Anti-Anxiety Medications, Emergency Rooms, Drug Seeking, Forgiving Doctors and Patients
When I went to the Emergency Room twice for unimaginably painful bladder issues, I pulled out my insanely long medical ID card which stated clearly that I cannot have narcotic or opoid medications due to my functional motility disorder. While such medications are typically given for acute pain, they drastically slow movement in the GI tract, and for me that is a recipe for disaster and increased pain, which I definitely didn’t want because I was already passing out from the bladder pain. In fact, the pain was so intense I could not talk, and was silent screaming. If you’ve never seen a silent scream, I hope you never do; it’s downright gory.
I didn’t know that I was experiencing bladder spasms specifically, though I’d seen Dr. Z had written “bladder spasms” in her notes from a few months earlier when I discussed my incontinence issues. Guts and organs spasm differently than legs, arms, and backs. Given I was already taking high doses of Baclofen for skeletal muscle spasticity, and that Baclofen and Flexeril and other antispasm meds work specifically on skeletal muscle…and bladders are smooth muscle (like intestines and internal organs), these weren’t going to help either.
Eventually a smart doctor in the ER#1 asked if I’d had any anti-anxiety medications before. I was unfamiliar with all the meds she named, had never taken any. She said they could help decrease muscle spasms. I questioned her to make as sure as possible that I’d not have a bad reaction or major issue with my gut. She felt this was a pretty safe way to go.
The antianxiety meds certainly helped with the spasms in my bladder and decreased my pain, but my pain was still very high and I was concerned about being discharged from ER#1 at that time without either enough medication to help me manage the pain until I saw a urologist for the first time or the promise of an appointment with a specific doctor at a specific time the next day. They PROMISED I’d get an appointment the next day. The day I went to ER#1 was July 10th.
I’d been through that situation many times before – the ER at any number of hospitals sends (or doesn’t send due to negligence) a referral to a doctor I need to see IMMEDIATELY for proper diagnosis/treatment of my problem and then I run out of medication while waiting for all that to get sorted out and end up back at the ER begging for meds (which never looks good on my end, sets me up to look like a drug-seeker) and I’m one very unhappy camper because referrals and promises that “you’ll get to see the doctor tomorrow morning” are LIES and I’m in curl-up-and-die kind of pain because nobody gave me enough meds despite my own exhausted attempts at self-advocacy AND the fact that I’ve never used hard medications before due to said side effects, and wasn’t even asking for them! Yeah. It’s enough to make one lose their mind!!
Of course my friends made phone calls early the next morning to get me in to see the promised urologist whose office said no referral was received. Hours spent calling the hospital and tracking down the referral. Hours spent calling other urologists who wouldn’t take me STAT and many would not take me at all because A) I was a NEW Patient and B) I am a Medicare + Medicaid combo patient, or the appointment would be 4 weeks away (and I had 2 days of pain meds from the ER#1).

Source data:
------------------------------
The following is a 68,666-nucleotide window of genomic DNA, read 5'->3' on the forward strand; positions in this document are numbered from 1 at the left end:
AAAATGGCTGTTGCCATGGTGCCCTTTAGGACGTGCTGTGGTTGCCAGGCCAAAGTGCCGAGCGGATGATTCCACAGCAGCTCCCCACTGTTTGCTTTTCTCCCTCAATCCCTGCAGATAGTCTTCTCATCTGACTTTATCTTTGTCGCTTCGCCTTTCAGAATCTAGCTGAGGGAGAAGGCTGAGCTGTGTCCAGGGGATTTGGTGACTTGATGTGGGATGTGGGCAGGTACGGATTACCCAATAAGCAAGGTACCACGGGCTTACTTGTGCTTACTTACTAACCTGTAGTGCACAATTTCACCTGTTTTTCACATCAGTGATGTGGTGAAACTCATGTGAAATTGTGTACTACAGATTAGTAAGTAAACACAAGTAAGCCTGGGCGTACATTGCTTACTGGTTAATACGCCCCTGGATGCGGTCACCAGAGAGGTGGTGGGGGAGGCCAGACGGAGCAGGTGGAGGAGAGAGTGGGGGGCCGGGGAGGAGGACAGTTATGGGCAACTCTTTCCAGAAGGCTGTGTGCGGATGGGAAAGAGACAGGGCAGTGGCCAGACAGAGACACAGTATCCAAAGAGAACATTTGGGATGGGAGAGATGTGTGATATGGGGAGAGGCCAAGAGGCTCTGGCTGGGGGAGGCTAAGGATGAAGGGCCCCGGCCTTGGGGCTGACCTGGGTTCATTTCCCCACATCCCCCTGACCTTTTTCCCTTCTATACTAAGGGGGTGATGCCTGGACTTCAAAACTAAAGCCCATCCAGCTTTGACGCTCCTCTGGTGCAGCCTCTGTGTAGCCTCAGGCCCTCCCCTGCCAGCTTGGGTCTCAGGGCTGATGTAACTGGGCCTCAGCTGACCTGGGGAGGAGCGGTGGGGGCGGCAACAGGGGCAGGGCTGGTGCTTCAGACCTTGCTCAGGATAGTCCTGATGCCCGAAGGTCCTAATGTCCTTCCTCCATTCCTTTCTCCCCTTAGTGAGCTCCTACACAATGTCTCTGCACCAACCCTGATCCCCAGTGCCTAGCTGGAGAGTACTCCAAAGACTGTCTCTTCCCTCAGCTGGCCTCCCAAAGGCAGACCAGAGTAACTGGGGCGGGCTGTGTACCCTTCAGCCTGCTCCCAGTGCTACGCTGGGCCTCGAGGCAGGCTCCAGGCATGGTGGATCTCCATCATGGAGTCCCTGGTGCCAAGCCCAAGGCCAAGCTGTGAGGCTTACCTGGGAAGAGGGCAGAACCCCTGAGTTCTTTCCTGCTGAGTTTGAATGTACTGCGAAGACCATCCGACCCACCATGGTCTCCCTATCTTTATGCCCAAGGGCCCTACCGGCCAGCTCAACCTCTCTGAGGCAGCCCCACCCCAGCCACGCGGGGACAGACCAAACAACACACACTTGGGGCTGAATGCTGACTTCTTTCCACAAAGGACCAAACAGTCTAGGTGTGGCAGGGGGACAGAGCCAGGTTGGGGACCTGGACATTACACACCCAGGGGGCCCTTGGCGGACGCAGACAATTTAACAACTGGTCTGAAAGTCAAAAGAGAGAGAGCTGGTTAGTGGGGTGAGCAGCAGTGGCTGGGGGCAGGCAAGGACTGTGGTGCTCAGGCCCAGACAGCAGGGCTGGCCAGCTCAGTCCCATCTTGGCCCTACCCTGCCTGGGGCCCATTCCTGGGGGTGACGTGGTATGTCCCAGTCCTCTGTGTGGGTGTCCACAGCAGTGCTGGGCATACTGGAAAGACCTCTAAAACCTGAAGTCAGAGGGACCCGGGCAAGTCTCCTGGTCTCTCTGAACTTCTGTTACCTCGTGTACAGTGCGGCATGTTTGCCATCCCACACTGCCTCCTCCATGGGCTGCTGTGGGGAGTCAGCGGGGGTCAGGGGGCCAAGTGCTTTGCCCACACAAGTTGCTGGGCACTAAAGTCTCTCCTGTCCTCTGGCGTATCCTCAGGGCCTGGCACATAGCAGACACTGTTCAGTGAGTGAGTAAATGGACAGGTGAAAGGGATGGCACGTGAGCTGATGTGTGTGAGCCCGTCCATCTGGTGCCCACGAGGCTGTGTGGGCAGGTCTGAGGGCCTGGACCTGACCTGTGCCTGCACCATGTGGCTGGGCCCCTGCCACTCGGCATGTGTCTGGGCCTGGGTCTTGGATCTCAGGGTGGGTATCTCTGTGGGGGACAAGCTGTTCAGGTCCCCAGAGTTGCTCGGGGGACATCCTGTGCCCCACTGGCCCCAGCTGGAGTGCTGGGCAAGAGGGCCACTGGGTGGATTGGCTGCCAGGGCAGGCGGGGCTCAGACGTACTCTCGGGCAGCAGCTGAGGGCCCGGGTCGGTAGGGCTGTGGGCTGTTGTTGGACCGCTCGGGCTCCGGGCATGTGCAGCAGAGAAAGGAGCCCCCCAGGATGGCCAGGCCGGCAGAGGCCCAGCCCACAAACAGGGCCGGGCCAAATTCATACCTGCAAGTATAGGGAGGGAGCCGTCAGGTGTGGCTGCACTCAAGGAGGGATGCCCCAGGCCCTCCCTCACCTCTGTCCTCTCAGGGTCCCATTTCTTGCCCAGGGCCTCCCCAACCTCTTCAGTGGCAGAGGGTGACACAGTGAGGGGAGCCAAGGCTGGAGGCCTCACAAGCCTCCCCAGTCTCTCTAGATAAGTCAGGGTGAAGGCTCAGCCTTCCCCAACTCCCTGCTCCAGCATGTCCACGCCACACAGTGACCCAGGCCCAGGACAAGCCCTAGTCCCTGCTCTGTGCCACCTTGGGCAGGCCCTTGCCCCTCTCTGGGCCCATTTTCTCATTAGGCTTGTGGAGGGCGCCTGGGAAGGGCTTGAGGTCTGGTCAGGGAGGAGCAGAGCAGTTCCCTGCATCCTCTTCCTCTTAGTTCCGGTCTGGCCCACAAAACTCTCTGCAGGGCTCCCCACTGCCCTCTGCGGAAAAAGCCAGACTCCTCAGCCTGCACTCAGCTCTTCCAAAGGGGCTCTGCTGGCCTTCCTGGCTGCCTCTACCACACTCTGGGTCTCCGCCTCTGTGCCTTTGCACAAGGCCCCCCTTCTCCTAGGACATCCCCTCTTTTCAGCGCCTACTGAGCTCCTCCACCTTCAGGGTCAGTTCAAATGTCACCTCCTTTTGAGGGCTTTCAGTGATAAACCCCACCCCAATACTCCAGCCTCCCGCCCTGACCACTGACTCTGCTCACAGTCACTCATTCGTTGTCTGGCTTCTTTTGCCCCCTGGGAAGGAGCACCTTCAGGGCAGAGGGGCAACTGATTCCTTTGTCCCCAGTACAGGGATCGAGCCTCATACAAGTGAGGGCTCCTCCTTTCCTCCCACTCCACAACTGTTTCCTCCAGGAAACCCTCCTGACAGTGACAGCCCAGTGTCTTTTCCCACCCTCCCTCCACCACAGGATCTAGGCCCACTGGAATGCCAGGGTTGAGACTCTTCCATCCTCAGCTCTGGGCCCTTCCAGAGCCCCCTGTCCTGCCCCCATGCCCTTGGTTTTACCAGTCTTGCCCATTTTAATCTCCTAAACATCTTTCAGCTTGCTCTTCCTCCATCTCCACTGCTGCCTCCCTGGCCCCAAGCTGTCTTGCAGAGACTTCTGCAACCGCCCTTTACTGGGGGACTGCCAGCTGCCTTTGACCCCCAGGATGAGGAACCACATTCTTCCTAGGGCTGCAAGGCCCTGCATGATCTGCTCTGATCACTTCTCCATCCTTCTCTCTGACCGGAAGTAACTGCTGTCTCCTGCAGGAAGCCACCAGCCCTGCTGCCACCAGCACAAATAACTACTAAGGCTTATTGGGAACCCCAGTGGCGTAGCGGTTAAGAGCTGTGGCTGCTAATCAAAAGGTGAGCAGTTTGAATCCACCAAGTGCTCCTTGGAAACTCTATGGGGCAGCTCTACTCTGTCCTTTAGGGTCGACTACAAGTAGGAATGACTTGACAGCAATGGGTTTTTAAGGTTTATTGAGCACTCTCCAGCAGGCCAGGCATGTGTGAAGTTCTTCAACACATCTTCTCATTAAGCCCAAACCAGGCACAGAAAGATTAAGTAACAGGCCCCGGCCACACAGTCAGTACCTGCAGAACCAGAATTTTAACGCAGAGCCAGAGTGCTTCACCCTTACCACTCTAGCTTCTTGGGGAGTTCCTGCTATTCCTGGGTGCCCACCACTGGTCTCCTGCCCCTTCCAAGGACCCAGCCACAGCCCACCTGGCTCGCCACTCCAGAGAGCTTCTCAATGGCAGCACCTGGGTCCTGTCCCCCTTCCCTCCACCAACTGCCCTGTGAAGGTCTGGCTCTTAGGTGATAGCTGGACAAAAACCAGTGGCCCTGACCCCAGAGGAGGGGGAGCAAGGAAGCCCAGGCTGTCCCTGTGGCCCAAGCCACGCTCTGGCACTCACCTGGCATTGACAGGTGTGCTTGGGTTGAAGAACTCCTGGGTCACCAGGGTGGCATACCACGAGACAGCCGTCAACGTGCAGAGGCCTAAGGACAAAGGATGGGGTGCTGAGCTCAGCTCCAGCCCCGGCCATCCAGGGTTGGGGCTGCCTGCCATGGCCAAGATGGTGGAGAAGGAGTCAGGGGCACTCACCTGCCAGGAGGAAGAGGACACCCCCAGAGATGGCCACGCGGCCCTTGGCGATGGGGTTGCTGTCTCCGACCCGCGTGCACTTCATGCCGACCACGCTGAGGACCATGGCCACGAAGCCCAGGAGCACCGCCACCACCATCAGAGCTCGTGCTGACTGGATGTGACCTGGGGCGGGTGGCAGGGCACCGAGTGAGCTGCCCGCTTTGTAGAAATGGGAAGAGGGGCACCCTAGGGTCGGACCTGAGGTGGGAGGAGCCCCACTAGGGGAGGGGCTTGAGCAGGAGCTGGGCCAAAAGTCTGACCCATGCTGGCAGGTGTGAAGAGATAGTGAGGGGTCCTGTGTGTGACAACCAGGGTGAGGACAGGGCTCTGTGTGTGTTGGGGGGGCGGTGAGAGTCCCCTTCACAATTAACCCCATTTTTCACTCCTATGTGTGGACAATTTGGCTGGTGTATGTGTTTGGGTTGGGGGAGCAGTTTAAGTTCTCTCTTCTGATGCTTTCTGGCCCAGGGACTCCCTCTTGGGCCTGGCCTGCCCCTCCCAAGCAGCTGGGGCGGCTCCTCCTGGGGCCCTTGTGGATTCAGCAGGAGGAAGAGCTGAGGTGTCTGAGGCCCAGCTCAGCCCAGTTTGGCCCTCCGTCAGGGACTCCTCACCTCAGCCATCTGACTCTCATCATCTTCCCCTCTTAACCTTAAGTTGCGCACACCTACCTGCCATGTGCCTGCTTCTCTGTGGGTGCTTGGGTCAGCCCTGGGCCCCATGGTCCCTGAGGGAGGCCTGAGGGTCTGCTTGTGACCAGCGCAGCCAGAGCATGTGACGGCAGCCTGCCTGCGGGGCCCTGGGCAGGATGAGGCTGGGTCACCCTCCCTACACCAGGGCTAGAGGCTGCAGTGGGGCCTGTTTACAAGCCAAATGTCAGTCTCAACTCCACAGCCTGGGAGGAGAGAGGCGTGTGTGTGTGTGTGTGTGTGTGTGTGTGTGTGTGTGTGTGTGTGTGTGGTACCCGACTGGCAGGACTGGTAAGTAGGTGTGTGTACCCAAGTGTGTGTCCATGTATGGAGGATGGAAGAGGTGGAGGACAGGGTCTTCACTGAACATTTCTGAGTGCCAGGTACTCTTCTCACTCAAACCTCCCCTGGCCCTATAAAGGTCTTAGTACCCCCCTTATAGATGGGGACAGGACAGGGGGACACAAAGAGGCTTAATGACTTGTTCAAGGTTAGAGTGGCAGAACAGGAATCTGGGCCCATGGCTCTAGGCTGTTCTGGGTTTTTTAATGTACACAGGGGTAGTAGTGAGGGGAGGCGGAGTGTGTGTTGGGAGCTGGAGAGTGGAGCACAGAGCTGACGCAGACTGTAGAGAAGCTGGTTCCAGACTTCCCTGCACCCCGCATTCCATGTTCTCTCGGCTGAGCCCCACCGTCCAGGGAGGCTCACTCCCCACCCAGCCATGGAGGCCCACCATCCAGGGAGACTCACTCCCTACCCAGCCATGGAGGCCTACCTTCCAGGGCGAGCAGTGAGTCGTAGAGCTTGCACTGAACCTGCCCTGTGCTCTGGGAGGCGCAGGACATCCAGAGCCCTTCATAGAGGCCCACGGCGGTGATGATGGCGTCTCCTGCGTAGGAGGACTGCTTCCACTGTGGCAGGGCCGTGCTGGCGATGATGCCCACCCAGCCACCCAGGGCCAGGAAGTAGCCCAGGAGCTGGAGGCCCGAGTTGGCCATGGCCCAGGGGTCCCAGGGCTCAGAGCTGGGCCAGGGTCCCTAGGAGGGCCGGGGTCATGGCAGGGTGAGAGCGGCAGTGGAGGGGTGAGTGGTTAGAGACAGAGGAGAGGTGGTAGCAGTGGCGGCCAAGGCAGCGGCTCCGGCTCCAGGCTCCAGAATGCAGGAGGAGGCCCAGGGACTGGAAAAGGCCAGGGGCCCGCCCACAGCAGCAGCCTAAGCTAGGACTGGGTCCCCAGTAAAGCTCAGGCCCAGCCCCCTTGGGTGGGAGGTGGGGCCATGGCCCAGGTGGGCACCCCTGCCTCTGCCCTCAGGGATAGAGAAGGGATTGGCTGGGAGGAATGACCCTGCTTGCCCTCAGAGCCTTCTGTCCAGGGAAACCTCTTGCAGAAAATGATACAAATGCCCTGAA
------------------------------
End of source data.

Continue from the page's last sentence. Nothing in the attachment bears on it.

Naturally, I ended up back in the ER, but I went to a different ER, which I’ll call ER#2, the second time because I was frustrated about the outcome at ER#1. This was July 12th. Gratefully, ER#2 was significantly more helpful, closer to my home, more timely, they did a CT of my bladder to rule out other problems, and they gave me more medication.
Still had referral issues afterwards, however, so had to call all my doctors again begging for meds because we were splitting pills to give me just enough pain relief so that I could stay out of ER#3 (what a hellhole ER’s are!) while again waiting for a urologist appointment, and NONE of my doctors would prescribe these meds because they are anti-anxiety meds, heavy-duty stuff. Countless more hours of phone calls and advocacy by my friend ensued. Dr. Z eventually came through with enough medication to get me through a few days (over a weekend) before I could see the urologist with whom I’d finally obtained an appointment five days after my initial ER#1 visit.
When I got to see the urologist, my anxiety meds used for pain were quickly running out yet again and he wouldn’t prescribe them either, only gave me an antibiotic. I asked specifically for the meds because they were the only thing that helped and I explained I’d been asking docs for days to help me. He again said he couldn’t, and I had a few choice words about my situation, not directed as an attack at him, but which nearly got me kicked out of his office (which would have been extremely counter-productive). He became quite offended and questioned why I’d gone to several DIFFERENT emergency rooms rather than just going back to the one I started off with rather than “starting all over” with a new hospital ER (for which I had several good reasons). I felt at once entirely bewildered, hopeless, misunderstood, ANGRY, INTENSELY desiring so much to defend my character against what I felt was a potential question of drug abuse or drug seeking behaviors, yet also feeling so EXHAUSTED by a combination of intense pain and the numberless previous failed efforts to explain my reasons and conditions to other doctors and now to a doctor who was ready to throw me out on my tail because I’d used the F-word in explaining that I didn’t want to go back to the ER and I was suffering. I felt like melting as I felt his temper rise; he turned red in the face because of his own anger, then told me that if I didn’t respect him and his office, he literally said he’d boot me out the door and let it hit me in the rear on my way out. He honestly scared me. Realizing this was the only guy who COULD help me if he WOULD help me, I toned it down a bit and agreed to his ultimatums. While I realized it was out of line for me to ask multiple times for these meds, perhaps even to assert myself, and certainly to use the F-word when referring to the ER, I didn’t at that moment feel a hint of shame for doing so. I just played what I felt, at that point, was a power trip game since doctors always win anyways. The appointment ended and I felt sure this doctor would remember me for a long time…..